What does “grain-free” actually mean? | Equine One EU

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What does “grain-free” actually mean?

By: Madeline Boast, MSc. Equine Nutrition 


Fact or Fiction? – Horses need grains in their diet?

FICTION! Horses have evolved to trickle feed on forage. Feeding grains began to meet the additional energy requirements of working horses. 

Grain-free is a hot topic in equine nutrition. Many clients ask about it, and I see this concept discussed frequently on various equine social media groups. This article will give some background information on grain-free and discuss how to decode some of the complex advertising. 


Defining Grains and Grain-Free Classification

Grains are the seeds produced from cereal crops. This includes oats, corn, barley, and wheat to name a couple of examples. The Association of American Feed Control Officials defines grain as “a seed from cereal plants”. If you have ever taken the time to look closely at feed ingredients you will notice that although a feed may not contain full oats, corn or barley, they will often still have grain by-products as there are multiple parts to a grain.

Grains have 4 main parts – the germ, the endosperm, the bran, and the hull. So just because the actual grain seed is not incorporated in the feed product doesn’t mean that the feed is free of grain by-products. The bran and the hull are rich in fiber, so you will often see these included in equine feeds. 

Now that we have touched on the various parts of grains, we can discuss the classification. Since grain is technically the seed, feeds can be labelled as “grain-free” when they do in fact contain grain by-products. So, if you’re looking for a grain-free diet, opting for a commercial feed that is labelled “grain-free” may not actually achieve this. A good comparison is if you were purchasing a “peanut-free” food, but it contained peanut oil – not super effective if you’re trying to avoid that food due to an allergy. 


Why Grain-Free?

When I have clients that are interested in grain-free, we discuss why they are seeking this out. Is it a health reason such as laminitis or PSSM? Is it personal preference? Is it to combat digestive issues? There are a variety of reasons why one might want to have their horse on a grain-free diet, but the reason behind it does play a factor in how it should be approached from a nutrition standpoint. 

If you have an easy keeper, it is often quite straight-forward to meet their needs on a forage-based grain-free diet with a quality ration balancer. But when a horse requires a significant amount of additional energy, this is when being completely grain-free becomes a little bit more complicated.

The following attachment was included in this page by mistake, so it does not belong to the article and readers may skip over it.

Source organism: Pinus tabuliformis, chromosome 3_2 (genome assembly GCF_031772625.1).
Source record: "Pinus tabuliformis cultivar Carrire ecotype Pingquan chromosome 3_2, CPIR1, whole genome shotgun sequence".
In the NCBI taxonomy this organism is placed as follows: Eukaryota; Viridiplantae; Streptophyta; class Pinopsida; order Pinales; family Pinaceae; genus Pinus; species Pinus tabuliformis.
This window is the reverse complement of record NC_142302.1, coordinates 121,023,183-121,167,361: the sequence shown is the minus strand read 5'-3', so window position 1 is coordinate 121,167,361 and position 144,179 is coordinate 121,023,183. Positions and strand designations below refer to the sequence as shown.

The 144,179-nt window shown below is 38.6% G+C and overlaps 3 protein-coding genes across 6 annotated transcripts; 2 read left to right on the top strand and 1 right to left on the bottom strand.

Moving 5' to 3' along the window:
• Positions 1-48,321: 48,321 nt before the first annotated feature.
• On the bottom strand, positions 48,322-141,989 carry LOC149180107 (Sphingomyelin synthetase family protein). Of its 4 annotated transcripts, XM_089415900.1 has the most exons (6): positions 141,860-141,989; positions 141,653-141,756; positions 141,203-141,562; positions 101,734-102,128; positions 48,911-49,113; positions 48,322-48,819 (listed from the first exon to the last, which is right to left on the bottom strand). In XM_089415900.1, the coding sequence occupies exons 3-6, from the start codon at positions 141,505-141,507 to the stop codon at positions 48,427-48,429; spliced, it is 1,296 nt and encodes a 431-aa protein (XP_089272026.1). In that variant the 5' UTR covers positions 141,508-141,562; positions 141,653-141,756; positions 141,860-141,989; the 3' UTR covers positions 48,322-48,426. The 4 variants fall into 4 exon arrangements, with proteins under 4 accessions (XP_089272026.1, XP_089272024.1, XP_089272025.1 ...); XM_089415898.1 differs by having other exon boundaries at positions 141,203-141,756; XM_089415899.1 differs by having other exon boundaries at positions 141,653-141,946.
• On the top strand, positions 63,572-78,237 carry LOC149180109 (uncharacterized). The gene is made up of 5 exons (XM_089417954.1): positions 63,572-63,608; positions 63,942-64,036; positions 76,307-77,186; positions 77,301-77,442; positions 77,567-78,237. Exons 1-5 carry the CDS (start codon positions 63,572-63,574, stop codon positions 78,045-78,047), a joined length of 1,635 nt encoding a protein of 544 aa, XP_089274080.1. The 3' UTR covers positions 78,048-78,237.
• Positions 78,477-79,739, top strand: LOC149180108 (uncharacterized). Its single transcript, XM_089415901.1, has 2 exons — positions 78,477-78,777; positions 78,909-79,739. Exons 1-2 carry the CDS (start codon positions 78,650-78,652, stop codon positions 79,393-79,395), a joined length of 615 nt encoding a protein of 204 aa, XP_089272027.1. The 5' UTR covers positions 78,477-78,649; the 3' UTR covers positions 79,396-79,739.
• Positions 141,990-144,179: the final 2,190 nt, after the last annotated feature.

Forage-based diets

Instead of focusing on “grain-free”, emphasis should be placed on forage-based diets. My approach is to always start with the forage, have your hay tested, and get precise in knowing how much energy that forage provides! From there, add a quality ration balancer to meet vitamin and mineral requirements. Then if more energy is required you can then look into grain-free options.

Now even some ration balancers that are very low in non-structural carbohydrates include grain by-products. For example, many popular ration balancers will use oat hulls as a binder. For a quick comparison, I looked at two ration balancers that are both popular in North America. One only had oat hulls for any grain or grain by-product while the other had soya hulls, ground wheat, and wheat shorts. So, as a nutritionist, instead simply looking at the marketing claim of “grain-free” I prefer to look at the individual ingredients and the actual nutritional value of the product. For example, if a ration balancer contains oat hulls, it does not mean that it has a high content of non-structural carbohydrates and it will likely be a safe option for metabolic horses. 


Processed Feeds = Grains?

Now, one thing I want to clarify is just because something is pelleted doesn’t mean it is a grain. This is another popular misconception that many horse owners will refer to anything pelleted as grain. I have also encountered horse owners assuming that because something is processed it must not be good as they relate it to human foods and think processed = bad. 

To bust this myth, it is important to understand why we process grains for horses! Processing of grains is done for a variety of reasons such as improving digestibility and palatability, altering moisture content, eliminating dust etc. 


My Approach & Take Home

Although we want to do our best to reduce the starch content of equine diets, falling for the “grain-free” marketing often isn’t the best. I recommend taking this information in this article and looking at the ingredients of your feeds and start asking companies about the nutritional value of the products. How much starch? What is the non-structural carbohydrate content? This is a more reliable way to base nutritional decisions. 

To conclude, grains are not bad; they are often just not required but that does not mean there isn’t a time and a place for them. Additionally, remember that just because something is pelleted does not mean it is grain based! If you have any questions about your horse’s nutrition, or would like to work together to optimize your horse’s nutrition program simply send me an email at balancedbaynutrition@gmail.com 


Written by: Madeline Boast, MSc. Equine Nutrition 

About the author: Madeline Boast completed her master’s in Equine Nutrition at the University of Guelph and started an independent nutrition company known as Balanced Bay. She has worked with a variety of equids – from miniature ponies to competing thoroughbreds. Through Balanced Bay she designs customized balanced nutrition plans that prioritize equine well-being. This includes diets for optimal performance as well as solving complex nutritional issues and everything in between. For additional information see www.balancedbay.ca